Governor Elmer Lee Andersen (1909-2004)
"What nobler purpose can there be for a University than to gather up the prizes of a culture--preserve them, propagate them, make them available--so that the best of what has gone before can be preserved and built on?" -- Elmer L. Andersen
On May 14, 1999, the University of Minnesota Board of Regents unanimously voted to name the newest library facility in honor of former Governor Elmer L. Andersen. It was indeed a fitting tribute to a man who has been the most stalwart of friends to both the University and its Libraries for many years.
It is especially significant that a building housing the archives and special collections of the University Libraries be named for a man who has expressed his deep personal belief in the University's "Fourth Mission" in this way:
I've felt that the University has been a little lax in recognizing only three central missions: teaching, research and community service. They overlook a fourth mission -- an archival one. It falls to the universities in our culture -- and specifically to university libraries -- to preserve the sources of information, knowledge and culture, so they can be found and passed on.
Early Life and Career
Born in Chicago, on June 17, 1909, Elmer L. Andersen demonstrated courage and determination at an early age. He contracted polio at the age of nine, but recovered, despite the predictions of his doctors, with the care of his mother and a skilled osteopath. In 1925, both of his parents died, forcing Andersen and his three siblings to make their own living. Elmer held jobs first as a factory worker, then in real estate, and finally as a travelling salesman -- work which ultimately led him to Minnesota. He graduated from the University with a degree in business administration in 1931, and married his college sweetheart, Eleanor Johnson, in 1932.
Andersen joined the H.B. Fuller Company in 1934, eventually purchasing a controlling interest and taking over as president in 1941. Under his leadership, the firm became an early model of corporate responsibility, recognized for offering generous benefits to employees, their spouses, and retirees. His interests were not confined to the business world. In 1953, he purchased a Wisconsin dairy farm from his wife Eleanor's parents, and years later, he won the National Holstein Association's Progressive Breeders Award for his herd. Books, which had been a childhood love, became a passion as Elmer began to acquire rare and beautiful examples of the printer's art.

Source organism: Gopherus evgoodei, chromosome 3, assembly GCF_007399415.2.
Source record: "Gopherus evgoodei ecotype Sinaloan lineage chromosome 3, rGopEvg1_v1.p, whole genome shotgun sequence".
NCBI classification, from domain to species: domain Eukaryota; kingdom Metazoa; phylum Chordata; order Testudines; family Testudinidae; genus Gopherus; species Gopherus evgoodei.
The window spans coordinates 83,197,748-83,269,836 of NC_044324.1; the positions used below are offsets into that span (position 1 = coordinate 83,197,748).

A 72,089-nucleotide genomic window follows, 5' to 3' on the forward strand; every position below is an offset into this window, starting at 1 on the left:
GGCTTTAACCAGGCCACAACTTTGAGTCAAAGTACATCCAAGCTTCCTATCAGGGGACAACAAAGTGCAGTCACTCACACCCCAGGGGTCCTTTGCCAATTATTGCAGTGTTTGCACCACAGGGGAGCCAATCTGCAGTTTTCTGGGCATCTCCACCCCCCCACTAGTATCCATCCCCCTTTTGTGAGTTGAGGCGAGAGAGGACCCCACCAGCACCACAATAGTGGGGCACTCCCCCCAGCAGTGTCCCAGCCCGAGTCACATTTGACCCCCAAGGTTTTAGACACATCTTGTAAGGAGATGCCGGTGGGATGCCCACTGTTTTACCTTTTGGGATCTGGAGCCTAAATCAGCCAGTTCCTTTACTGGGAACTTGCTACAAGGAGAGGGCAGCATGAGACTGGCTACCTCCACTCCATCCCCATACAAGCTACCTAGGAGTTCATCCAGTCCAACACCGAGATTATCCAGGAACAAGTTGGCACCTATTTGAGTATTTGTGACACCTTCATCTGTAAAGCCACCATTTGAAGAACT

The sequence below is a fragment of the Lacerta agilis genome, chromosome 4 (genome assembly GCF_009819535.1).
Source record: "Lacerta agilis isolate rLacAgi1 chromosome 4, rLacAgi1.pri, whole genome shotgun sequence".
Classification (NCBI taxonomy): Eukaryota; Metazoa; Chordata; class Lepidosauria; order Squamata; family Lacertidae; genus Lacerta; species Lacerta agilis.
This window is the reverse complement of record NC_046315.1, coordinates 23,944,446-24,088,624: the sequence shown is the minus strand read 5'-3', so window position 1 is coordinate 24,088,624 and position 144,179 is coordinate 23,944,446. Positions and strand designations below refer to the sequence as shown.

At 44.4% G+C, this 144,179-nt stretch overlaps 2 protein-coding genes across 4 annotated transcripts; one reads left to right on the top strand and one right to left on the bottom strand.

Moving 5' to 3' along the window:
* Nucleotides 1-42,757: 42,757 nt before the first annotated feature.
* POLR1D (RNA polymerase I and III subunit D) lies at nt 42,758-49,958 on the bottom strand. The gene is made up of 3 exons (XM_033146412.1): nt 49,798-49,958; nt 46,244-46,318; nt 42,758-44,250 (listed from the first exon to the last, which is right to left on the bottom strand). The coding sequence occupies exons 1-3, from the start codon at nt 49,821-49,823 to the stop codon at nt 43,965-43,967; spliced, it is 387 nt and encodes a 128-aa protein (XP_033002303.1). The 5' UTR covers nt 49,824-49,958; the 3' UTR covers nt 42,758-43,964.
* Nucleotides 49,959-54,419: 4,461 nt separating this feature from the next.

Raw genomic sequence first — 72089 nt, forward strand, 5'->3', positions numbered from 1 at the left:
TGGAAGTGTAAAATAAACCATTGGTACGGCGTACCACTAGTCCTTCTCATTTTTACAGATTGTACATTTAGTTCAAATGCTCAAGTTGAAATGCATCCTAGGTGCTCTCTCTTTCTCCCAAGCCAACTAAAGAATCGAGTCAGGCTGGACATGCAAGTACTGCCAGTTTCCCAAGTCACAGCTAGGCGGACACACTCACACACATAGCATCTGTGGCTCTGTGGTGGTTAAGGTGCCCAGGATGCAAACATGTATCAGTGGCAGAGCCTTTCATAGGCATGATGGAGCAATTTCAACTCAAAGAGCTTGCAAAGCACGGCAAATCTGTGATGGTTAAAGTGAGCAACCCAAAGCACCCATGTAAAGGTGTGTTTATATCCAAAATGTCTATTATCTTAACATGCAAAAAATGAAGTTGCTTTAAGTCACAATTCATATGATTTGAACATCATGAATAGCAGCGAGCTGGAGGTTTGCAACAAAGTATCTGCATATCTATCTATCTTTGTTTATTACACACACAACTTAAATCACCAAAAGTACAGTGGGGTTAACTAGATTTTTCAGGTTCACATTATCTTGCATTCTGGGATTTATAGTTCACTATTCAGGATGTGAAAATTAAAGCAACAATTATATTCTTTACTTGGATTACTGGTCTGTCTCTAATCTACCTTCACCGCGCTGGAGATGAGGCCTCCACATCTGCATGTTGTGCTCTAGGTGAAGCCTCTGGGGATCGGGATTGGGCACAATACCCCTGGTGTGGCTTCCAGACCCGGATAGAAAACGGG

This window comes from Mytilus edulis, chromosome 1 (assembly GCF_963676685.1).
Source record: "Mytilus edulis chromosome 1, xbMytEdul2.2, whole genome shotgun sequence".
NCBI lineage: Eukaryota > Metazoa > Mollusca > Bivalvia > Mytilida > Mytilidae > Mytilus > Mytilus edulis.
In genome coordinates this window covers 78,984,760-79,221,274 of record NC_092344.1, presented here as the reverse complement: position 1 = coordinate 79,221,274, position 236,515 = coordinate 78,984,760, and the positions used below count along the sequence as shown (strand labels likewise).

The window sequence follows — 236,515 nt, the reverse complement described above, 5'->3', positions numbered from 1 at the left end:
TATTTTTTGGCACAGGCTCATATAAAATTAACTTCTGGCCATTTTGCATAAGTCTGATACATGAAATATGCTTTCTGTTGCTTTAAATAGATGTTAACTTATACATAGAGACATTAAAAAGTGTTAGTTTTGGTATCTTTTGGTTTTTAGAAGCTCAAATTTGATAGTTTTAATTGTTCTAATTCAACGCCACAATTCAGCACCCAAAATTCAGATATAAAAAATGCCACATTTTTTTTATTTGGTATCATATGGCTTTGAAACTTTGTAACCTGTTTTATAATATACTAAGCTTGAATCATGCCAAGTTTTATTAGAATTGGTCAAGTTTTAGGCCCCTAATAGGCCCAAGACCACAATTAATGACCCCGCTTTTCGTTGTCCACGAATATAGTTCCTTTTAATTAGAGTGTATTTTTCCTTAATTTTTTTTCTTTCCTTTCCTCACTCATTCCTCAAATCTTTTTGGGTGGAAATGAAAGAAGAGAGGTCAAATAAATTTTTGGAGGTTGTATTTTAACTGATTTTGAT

He served in the Minnesota Legislature from 1949 until 1958. In 1960, he ran for governor of Minnesota, winning by more than 20,000 votes. His reelection bid two years later resulted in the closest election in Minnesota history and a loss to his opponent by ninety-one votes. After the election, Andersen again took the helm of the H.B. Fuller Company from 1963 until 1974, when he "retired" to begin a new career as a newspaper publisher and writer. For twenty-two years, he was an award-winning editorial writer. In 1976, he acquired two newspapers to form the Princeton, MN Union-Eagle, part of ECM Publishers, Inc., which currently encompasses twenty-five publications and continues to grow.
Service to the University
Few, if any, Minnesotans have held the University closer to their hearts than Elmer L. Andersen. Upon completion of his term as governor, he served on the Board of Regents from 1967-75, and as Chair from 1972-75. Andersen also served from 1968-88 as a Trustee of the University of Minnesota Foundation, presiding over it from 1978 through 1981. During the Minnesota Campaign, the University's major fundraising effort from 1985-88, Governor Andersen played a major leadership role in what was, at the time, the most successful fundraising effort by any public university in the United States.
Both Governor Andersen and his wife, Eleanor, are major benefactors of the University and its Libraries. The Minnesota Landscape Arboretum, along with its Horticultural Library, is a direct result of their generosity. The full extent of their gifts of rare books and other scholarly documents are valued in the millions of dollars. In March, 1999, the Governor's personal library of 12,500 rare volumes was given to the Libraries, a donation described by the StarTribune as "a gift of the heart." Since then, an estimated two thousand additional volumes have been presented by Governor Andersen to the Libraries, benefiting the Givens, Tretter, and Rare Books Collections.
In November of 2004, a few short months after celebrating his birthday in a gala event held in the library that bears his name, Governor Andersen passed away. He was 95.